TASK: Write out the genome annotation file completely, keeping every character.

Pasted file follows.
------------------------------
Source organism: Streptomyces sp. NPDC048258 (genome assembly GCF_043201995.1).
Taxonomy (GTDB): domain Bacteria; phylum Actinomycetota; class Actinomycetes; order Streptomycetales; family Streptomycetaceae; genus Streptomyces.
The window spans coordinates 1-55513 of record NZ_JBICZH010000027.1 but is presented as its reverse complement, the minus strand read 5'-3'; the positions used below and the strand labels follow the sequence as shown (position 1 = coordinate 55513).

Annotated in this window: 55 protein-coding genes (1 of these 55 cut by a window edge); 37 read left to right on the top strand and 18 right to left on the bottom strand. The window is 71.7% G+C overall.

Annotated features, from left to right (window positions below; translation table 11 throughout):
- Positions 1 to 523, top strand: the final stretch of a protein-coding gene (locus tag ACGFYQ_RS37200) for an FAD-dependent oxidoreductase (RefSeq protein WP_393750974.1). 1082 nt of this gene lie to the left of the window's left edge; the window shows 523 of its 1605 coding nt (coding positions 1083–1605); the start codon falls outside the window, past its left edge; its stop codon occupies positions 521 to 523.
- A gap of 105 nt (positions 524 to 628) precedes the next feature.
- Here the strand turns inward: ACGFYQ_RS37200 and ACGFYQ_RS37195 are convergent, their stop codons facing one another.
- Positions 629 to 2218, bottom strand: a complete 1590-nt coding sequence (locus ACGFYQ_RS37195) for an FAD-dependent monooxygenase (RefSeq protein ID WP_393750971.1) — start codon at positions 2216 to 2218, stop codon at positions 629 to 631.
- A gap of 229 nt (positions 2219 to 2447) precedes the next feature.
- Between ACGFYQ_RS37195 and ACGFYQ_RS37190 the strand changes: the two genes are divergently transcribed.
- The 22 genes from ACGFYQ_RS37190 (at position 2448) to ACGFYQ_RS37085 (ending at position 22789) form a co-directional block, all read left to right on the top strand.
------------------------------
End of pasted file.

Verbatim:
Source organism: Streptomyces sp. NPDC048258 (genome assembly GCF_043201995.1).
Taxonomy (GTDB): domain Bacteria; phylum Actinomycetota; class Actinomycetes; order Streptomycetales; family Streptomycetaceae; genus Streptomyces.
The window spans coordinates 1-55513 of record NZ_JBICZH010000027.1 but is presented as its reverse complement, the minus strand read 5'-3'; the positions used below and the strand labels follow the sequence as shown (position 1 = coordinate 55513).

Annotated in this window: 55 protein-coding genes (1 of these 55 cut by a window edge); 37 read left to right on the top strand and 18 right to left on the bottom strand. The window is 71.7% G+C overall.

Annotated features, from left to right (window positions below; translation table 11 throughout):
- Positions 1 to 523, top strand: the final stretch of a protein-coding gene (locus tag ACGFYQ_RS37200) for an FAD-dependent oxidoreductase (RefSeq protein WP_393750974.1). 1082 nt of this gene lie to the left of the window's left edge; the window shows 523 of its 1605 coding nt (coding positions 1083–1605); the start codon falls outside the window, past its left edge; its stop codon occupies positions 521 to 523.
- A gap of 105 nt (positions 524 to 628) precedes the next feature.
- Here the strand turns inward: ACGFYQ_RS37200 and ACGFYQ_RS37195 are convergent, their stop codons facing one another.
- Positions 629 to 2218, bottom strand: a complete 1590-nt coding sequence (locus ACGFYQ_RS37195) for an FAD-dependent monooxygenase (RefSeq protein ID WP_393750971.1) — start codon at positions 2216 to 2218, stop codon at positions 629 to 631.
- A gap of 229 nt (positions 2219 to 2447) precedes the next feature.
- Between ACGFYQ_RS37195 and ACGFYQ_RS37190 the strand changes: the two genes are divergently transcribed.
- The 22 genes from ACGFYQ_RS37190 (at position 2448) to ACGFYQ_RS37085 (ending at position 22789) form a co-directional block, all read left to right on the top strand.